Two university friends fed up with the poor quality food and drink served in so many roadside cafes and motorway services are taking matters into their own hands, and kitchen. Just off the A30 near Okehampton, Devon and sharing a car park with a Travelodge, the two pals have completely refreshed a tired old Little Chef cafe creating a calming, fun, welcoming restaurant for travellers heading to and from West Country beaches and national parks.
Rupert Bernell-Nugent and James Pollock gave up careers in the pubco and accountancy worlds respectively to follow the dreams up the A-Road. With 10,000 or so cars full of hungry, grumpy and tired potential customers passing daily, the Hedge & Hog aims to offer something more than the brash plastic décor and food offered by so many roadside places. With the place often being the first time a traveller will stop at in Devon, they are seeking to offer a proper welcome and experience and showcase to the country’s burgeoning food scene.
For a start, the décor is more home-style than designed in a remote corporate headquarters of a hothouse design agency. With warm mellow oatmeally-buttery coloured walls, large windows overlooking rolling hills of south Devon and some leather armchairs and sofas its offers respite from the drudgery of bouncing over miles of tarmac and potholes.
During my visit with a bunch of food writers and Devon Food & Drink, Rupert and James were keen to highlight the pristine loos, baby friendly facilities and children’s play area – yup, it’s all true. And such selling points might give Hog & Hedge a place for locals to visit regularly, in addition to the passing trade.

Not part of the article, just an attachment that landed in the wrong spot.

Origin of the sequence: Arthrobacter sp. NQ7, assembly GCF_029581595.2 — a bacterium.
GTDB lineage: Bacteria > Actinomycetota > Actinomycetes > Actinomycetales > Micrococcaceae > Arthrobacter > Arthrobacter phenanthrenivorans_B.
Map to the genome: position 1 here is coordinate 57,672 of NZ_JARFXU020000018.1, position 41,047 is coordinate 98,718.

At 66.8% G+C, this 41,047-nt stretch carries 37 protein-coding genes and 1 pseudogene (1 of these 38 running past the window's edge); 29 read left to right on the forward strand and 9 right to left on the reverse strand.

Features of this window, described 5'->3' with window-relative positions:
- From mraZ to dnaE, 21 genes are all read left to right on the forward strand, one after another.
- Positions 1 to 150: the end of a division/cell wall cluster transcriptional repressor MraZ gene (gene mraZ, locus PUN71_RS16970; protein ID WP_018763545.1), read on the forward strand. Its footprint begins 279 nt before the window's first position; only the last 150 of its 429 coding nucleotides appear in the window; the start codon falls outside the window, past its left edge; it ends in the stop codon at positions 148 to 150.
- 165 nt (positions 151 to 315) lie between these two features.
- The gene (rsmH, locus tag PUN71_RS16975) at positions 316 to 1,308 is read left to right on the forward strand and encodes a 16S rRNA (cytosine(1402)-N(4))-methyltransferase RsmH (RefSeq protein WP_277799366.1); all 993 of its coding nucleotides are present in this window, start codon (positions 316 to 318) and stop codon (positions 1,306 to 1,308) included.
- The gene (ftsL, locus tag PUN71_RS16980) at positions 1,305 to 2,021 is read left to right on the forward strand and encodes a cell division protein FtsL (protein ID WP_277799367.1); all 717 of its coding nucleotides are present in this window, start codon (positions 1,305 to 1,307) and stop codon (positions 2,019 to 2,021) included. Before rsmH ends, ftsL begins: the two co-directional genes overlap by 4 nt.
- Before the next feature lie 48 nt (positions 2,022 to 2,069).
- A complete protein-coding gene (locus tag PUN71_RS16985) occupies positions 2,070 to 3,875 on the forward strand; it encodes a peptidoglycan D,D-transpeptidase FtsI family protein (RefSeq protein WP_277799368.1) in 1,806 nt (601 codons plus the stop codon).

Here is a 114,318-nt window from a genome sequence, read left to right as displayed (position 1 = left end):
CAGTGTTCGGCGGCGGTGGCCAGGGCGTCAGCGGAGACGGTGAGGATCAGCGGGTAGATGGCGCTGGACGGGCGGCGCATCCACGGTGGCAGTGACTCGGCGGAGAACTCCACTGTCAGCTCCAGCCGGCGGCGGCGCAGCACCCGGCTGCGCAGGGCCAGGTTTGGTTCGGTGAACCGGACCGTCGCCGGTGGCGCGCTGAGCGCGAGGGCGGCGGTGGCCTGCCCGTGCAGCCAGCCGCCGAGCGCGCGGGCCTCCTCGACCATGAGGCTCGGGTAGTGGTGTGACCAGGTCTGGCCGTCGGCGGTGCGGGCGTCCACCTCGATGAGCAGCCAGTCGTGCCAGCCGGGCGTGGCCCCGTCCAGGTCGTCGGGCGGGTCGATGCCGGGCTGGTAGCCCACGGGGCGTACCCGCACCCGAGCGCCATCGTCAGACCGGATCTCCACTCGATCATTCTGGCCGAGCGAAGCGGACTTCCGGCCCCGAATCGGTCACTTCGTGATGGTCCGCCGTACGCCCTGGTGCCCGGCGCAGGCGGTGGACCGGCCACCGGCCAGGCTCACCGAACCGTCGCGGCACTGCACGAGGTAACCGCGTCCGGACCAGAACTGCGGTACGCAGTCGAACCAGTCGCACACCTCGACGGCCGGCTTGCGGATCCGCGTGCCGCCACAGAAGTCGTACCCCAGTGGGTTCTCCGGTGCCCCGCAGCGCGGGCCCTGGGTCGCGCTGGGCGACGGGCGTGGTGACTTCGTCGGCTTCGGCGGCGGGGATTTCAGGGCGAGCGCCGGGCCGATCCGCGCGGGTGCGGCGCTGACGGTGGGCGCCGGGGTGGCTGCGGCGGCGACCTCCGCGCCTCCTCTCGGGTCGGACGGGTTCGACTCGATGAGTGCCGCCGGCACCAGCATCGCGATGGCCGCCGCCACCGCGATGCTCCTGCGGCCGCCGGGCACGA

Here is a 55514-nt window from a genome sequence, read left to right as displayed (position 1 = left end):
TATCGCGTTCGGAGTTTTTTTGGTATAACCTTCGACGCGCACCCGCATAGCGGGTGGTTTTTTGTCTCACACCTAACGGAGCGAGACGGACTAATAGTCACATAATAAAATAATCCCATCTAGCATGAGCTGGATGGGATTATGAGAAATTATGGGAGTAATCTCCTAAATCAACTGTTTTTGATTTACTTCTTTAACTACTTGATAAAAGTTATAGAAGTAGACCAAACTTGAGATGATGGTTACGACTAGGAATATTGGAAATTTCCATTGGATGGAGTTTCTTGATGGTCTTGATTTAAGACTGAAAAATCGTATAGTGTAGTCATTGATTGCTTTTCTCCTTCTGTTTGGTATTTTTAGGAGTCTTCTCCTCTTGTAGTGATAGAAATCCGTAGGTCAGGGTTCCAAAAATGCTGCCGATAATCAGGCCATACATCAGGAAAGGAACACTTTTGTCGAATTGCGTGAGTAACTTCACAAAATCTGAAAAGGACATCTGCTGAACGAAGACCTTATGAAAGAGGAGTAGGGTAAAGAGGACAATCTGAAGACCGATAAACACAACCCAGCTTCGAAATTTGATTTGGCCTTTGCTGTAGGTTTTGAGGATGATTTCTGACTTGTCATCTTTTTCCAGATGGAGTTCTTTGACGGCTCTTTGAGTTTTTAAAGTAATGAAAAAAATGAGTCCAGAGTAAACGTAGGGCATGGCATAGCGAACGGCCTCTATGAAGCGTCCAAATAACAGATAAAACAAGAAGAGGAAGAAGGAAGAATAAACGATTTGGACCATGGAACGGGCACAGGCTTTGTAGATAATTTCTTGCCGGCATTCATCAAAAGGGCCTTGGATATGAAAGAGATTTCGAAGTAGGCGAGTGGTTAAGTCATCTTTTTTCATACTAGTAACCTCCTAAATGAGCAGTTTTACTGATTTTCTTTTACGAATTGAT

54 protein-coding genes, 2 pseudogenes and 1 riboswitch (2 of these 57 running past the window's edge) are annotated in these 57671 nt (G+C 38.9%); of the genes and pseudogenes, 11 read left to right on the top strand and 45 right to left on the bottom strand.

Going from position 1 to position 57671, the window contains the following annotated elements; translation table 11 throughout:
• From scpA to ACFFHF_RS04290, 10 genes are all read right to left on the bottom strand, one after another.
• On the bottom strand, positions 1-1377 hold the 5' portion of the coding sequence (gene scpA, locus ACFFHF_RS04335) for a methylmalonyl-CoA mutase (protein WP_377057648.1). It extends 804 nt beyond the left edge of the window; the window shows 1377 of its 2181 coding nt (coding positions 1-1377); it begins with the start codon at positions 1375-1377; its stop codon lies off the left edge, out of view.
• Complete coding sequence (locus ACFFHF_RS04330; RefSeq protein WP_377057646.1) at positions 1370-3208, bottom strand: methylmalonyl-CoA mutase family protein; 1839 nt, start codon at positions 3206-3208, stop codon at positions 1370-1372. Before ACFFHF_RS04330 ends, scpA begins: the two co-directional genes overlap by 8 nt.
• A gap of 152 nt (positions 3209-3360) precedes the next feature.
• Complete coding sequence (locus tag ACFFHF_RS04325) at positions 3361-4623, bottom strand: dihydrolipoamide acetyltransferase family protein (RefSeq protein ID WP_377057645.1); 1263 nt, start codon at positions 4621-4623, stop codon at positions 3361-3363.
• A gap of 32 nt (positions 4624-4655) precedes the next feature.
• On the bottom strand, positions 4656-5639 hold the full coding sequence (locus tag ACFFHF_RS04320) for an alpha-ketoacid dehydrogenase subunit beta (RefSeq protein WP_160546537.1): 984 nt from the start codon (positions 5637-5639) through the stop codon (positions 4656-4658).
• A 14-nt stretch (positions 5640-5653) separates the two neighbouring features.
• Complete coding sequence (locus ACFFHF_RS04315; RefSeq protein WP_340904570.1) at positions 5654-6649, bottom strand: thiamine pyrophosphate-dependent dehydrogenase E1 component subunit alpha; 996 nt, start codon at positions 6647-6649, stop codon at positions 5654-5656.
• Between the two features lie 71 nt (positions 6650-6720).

In common with another, non-chain roadside eateries such as Westmorland-family run Tebay services in the Lake District and its Gloucester services, Hog & Hedge is aiming to offer customers high quality food, with lots of local connections and suppliers. Customers so generally seek comfort food and nothing to fiddly or fancy. The menu has been pared down to its current size with soups of the day the main changeable part of options available. Lunch is focused on toasted sandwiches, including the popular bacon, brie and cranberry and grilled veg and Gruyère cheese versions while supper (4-6pm) is all about pizza, and a hearty one pot stew. It’s good solid cooking, offering diners well made, familiar food. An impressive black and chrome Conti coffee machine pumps out espressos and flat whites while soft drinks include posh pop from Devon’s Luscombe Drinks – I recommend the spicy Hot Ginger Beer.
Opened in late 2014, the place is about to get some interesting graphics on the walls, including a map highlighting local suppliers such as bakers, butchers and greengrocer which will help make Hog & Hedge become a popular stop on the A30.
Oh, they’re also dog friendly!
In three words … Far above expectations